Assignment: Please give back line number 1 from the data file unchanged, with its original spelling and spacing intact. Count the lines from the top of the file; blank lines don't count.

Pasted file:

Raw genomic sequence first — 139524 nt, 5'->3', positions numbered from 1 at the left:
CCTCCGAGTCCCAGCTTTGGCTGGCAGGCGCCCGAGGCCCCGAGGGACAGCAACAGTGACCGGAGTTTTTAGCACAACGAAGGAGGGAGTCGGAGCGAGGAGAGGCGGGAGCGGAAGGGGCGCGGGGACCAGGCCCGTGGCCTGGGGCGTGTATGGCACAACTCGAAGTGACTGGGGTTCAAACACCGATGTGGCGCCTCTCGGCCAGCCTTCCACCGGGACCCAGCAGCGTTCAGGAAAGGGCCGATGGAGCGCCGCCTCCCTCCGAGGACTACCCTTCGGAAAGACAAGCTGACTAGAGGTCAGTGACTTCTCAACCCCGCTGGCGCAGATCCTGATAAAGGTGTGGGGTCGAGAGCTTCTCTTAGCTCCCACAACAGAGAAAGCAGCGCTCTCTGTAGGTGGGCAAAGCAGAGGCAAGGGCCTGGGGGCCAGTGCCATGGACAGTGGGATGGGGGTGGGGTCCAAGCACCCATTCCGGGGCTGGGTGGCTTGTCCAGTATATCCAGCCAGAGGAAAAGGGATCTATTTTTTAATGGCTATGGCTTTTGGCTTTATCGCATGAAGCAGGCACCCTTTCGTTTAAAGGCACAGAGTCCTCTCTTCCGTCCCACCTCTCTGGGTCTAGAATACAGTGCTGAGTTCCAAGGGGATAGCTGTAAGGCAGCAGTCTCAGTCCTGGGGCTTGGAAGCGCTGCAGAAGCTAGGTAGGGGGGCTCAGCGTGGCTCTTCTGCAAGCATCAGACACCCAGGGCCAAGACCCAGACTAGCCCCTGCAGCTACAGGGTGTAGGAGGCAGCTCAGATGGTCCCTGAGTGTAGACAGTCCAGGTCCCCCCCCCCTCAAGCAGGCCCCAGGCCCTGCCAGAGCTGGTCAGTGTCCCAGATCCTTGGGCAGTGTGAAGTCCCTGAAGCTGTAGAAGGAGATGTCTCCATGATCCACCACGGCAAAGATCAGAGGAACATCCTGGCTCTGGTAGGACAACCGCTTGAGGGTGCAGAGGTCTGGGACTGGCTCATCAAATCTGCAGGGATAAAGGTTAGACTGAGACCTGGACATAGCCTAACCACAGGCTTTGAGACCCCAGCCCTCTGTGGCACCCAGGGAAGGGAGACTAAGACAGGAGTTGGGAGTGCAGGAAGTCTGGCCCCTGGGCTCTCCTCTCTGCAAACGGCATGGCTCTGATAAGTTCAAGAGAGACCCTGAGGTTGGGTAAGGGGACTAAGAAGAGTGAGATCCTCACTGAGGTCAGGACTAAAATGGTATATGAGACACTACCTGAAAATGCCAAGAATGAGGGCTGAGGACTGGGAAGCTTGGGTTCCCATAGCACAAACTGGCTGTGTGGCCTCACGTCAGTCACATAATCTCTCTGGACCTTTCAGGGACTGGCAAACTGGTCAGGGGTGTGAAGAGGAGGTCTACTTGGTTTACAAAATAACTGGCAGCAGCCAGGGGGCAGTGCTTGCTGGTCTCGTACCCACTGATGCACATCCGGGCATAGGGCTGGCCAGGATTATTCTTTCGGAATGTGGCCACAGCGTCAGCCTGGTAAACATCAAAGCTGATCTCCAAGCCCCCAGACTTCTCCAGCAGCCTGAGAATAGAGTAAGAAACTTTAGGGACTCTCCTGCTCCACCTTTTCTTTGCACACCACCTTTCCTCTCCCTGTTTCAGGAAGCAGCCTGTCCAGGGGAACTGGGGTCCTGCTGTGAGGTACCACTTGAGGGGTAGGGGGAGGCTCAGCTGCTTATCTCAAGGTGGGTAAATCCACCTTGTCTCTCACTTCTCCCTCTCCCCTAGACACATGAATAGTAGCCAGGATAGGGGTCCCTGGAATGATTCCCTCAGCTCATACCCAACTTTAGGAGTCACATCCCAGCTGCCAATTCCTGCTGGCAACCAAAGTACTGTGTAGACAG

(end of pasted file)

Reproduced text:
Raw genomic sequence first — 139524 nt, 5'->3', positions numbered from 1 at the left: